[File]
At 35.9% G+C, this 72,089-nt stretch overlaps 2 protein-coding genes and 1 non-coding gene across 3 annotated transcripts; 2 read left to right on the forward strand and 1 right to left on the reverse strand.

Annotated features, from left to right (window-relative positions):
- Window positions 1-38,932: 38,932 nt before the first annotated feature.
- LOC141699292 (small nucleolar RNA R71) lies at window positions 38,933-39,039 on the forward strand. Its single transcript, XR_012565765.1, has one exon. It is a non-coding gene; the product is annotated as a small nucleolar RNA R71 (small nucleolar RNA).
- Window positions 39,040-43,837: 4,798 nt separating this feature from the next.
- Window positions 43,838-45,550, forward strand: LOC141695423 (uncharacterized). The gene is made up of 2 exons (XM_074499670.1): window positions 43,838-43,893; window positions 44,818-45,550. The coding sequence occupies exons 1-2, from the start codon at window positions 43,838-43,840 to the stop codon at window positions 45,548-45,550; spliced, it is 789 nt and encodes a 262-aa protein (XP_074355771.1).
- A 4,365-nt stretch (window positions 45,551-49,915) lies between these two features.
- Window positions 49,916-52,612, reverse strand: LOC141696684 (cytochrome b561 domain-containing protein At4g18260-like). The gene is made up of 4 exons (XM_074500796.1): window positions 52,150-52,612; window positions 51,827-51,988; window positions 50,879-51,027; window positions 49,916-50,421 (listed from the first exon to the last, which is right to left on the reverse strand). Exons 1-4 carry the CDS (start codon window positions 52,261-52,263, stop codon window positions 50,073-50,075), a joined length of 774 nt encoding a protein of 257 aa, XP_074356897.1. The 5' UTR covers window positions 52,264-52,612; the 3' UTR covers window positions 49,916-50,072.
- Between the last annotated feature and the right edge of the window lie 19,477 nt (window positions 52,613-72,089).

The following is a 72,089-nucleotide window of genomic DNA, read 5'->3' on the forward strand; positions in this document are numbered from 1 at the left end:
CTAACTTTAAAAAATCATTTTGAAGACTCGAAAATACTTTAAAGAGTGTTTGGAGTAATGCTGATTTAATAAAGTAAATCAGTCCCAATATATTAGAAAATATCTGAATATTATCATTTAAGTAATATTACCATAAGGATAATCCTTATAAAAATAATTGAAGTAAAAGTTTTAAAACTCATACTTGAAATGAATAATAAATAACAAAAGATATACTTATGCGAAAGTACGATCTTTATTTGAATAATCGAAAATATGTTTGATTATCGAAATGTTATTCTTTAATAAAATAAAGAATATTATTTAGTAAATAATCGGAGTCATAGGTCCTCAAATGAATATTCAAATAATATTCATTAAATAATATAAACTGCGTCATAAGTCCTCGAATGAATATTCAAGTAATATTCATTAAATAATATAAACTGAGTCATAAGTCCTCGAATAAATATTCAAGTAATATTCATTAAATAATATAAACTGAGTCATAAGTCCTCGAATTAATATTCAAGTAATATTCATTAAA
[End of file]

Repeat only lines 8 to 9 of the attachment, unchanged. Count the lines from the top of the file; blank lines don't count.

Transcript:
- Window positions 49,916-52,612, reverse strand: LOC141696684 (cytochrome b561 domain-containing protein At4g18260-like). The gene is made up of 4 exons (XM_074500796.1): window positions 52,150-52,612; window positions 51,827-51,988; window positions 50,879-51,027; window positions 49,916-50,421 (listed from the first exon to the last, which is right to left on the reverse strand). Exons 1-4 carry the CDS (start codon window positions 52,261-52,263, stop codon window positions 50,073-50,075), a joined length of 774 nt encoding a protein of 257 aa, XP_074356897.1. The 5' UTR covers window positions 52,264-52,612; the 3' UTR covers window positions 49,916-50,072.
- Between the last annotated feature and the right edge of the window lie 19,477 nt (window positions 52,613-72,089).